The Bush administration should stop talking about a military attack as an option if negotiations do not immediately halt Iran"s uranium reprocessing program, two former national security advisers said yesterday.
"Don"t talk about "do we bomb them now or later?" " said Brent Scowcroft, adviser to presidents Gerald R. Ford and George H.W. Bush, during a discussion at the Center for Strategic and International Studies on the negotiations between the United States and Iran.
Scowcroft added that by mentioning that threat, "we legitimize the use of force . . . and may tempt the Israelis" to carry out such a mission. He said he thinks that negotiations must continue and that sanctions have had an effect on Tehran, noting that even with elevated oil prices, Iran, alone among oil producers, is having a difficult time economically.
Zbigniew Brzezinski, adviser to President Jimmy Carter, described the Bush administration"s policy of maintaining the option of military action as "counterproductive."
"I don"t want the public to believe a preemptive attack can be justified," he said. Repeating the possibility "convinces Iran it is being threatened . . . and maybe it ought to have a [nuclear] weapon."
He added that a U.S. attack on Iran would be a "disaster," suggesting it could result in the U.S. fighting "for at least two decades" on four fronts -- Iraq, Iran, Afghanistan and Pakistan.
Brzezinski said he fears that if negotiations break down between now and the end of the year, some in the Bush administration might believe "it justifies doing something."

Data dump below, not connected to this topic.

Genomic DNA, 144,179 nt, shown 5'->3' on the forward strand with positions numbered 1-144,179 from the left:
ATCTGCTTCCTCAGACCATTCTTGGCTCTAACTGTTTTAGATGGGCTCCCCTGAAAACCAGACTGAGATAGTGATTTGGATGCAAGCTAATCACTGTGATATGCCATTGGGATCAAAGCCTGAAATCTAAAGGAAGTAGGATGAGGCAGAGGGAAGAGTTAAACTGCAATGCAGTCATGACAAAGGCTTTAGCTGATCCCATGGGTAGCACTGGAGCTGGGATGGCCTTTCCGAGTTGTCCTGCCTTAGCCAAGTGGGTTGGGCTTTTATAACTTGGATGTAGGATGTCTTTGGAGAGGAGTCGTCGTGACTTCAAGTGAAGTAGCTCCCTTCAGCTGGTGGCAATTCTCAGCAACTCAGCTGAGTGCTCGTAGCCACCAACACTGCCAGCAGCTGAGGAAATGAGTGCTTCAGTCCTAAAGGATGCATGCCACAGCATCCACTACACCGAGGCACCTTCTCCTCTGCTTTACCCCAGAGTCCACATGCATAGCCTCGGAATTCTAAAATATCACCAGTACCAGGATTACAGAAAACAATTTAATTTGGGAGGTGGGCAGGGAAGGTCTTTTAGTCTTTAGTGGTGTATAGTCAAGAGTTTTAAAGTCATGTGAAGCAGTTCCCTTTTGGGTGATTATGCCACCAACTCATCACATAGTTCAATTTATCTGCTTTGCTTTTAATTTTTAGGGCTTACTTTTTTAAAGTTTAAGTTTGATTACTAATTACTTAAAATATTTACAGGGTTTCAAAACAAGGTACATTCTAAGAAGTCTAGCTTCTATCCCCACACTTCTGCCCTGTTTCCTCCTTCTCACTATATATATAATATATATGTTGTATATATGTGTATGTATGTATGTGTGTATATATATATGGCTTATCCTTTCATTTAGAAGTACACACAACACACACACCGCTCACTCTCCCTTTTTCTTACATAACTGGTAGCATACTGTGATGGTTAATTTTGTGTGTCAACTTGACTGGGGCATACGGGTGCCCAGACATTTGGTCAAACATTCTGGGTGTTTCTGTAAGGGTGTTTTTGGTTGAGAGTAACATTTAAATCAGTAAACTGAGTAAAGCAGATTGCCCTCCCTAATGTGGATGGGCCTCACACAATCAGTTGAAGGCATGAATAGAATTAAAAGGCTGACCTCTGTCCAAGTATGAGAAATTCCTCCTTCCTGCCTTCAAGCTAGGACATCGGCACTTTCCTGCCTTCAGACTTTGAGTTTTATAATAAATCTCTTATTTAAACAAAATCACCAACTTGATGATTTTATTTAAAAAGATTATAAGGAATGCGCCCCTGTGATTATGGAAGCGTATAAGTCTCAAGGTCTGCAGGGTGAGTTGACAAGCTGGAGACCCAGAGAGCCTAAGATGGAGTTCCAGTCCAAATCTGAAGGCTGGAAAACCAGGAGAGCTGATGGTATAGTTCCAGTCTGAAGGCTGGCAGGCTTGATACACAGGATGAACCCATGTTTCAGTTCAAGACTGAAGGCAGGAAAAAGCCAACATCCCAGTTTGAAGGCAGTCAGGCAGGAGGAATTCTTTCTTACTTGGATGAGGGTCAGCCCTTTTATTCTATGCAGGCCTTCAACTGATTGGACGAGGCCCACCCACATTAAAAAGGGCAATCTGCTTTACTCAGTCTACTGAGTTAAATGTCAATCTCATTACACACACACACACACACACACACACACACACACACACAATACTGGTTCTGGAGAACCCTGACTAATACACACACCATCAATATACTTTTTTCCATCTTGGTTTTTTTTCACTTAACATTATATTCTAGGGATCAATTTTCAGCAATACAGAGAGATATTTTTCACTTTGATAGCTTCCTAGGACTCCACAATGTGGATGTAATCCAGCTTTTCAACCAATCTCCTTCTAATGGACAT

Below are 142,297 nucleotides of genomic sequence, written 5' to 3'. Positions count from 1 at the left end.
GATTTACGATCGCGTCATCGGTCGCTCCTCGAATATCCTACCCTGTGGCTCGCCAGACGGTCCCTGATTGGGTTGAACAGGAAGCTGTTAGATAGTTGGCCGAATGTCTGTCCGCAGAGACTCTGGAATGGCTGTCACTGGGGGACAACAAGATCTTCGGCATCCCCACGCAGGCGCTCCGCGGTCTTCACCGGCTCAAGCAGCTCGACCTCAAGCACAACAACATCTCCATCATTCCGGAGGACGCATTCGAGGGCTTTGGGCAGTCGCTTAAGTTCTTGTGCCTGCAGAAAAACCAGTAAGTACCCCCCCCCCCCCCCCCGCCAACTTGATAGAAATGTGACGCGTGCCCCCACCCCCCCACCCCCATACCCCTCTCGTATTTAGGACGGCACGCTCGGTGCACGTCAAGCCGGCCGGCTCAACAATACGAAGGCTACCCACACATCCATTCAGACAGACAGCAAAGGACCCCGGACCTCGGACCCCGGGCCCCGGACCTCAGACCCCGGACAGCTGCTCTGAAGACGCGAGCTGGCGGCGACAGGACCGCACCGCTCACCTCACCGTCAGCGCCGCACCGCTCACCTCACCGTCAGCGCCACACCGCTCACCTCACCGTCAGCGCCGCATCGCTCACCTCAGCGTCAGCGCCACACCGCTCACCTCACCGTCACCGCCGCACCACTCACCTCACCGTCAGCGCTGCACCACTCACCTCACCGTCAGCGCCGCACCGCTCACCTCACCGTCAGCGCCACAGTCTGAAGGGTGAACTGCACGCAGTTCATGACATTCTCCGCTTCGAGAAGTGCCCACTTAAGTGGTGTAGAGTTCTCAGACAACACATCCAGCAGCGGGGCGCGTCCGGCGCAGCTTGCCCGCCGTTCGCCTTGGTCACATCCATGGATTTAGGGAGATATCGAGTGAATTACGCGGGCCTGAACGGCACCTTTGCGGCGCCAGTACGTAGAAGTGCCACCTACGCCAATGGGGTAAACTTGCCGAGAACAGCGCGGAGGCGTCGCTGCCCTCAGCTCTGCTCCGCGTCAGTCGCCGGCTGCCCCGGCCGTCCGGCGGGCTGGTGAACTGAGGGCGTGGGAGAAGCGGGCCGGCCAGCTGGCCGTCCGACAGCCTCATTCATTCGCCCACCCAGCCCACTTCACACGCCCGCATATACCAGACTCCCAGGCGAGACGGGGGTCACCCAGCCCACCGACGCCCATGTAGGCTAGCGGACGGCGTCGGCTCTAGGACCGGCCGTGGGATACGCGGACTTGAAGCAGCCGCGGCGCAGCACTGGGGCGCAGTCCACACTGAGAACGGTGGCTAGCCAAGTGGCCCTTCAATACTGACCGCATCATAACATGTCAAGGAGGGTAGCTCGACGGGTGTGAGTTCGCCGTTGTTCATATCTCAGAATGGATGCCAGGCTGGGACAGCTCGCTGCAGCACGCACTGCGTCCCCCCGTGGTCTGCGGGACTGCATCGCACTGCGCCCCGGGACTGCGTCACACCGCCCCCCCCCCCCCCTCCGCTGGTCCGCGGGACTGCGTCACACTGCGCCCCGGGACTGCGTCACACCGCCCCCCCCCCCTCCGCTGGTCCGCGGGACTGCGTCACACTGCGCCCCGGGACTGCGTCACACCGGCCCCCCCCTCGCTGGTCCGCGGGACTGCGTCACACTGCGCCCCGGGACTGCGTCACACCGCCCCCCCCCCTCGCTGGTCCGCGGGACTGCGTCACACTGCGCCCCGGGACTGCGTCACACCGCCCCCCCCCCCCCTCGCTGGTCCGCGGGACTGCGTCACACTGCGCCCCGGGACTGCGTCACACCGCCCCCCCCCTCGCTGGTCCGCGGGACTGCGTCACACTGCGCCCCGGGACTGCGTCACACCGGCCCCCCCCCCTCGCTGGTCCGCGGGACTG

Both former advisers said they think both Washington and Tehran are internally divided on how to proceed, making progress difficult before the next U.S. president takes office. But they said that President Bush"s sending Undersecretary of State William J. Burns to the most recent negotiations with Iran was a positive step.
"It brings the U.S. solidly in with the Europeans and the Russians," Scowcroft said.
Both also said there are parallels between negotiations with Iran and previous talks with North Korea on its nuclear programs. One difference is the role of China: Scowcroft pointed out that the Chinese, once engaged in the North Korea discussions, were "decisive" because Beijing has enormous economic leverage over Pyongyang.
China does not have similar influence over Iran. Scowcroft said that in partnership with the Germans, the two "could affect the Iran negotiations."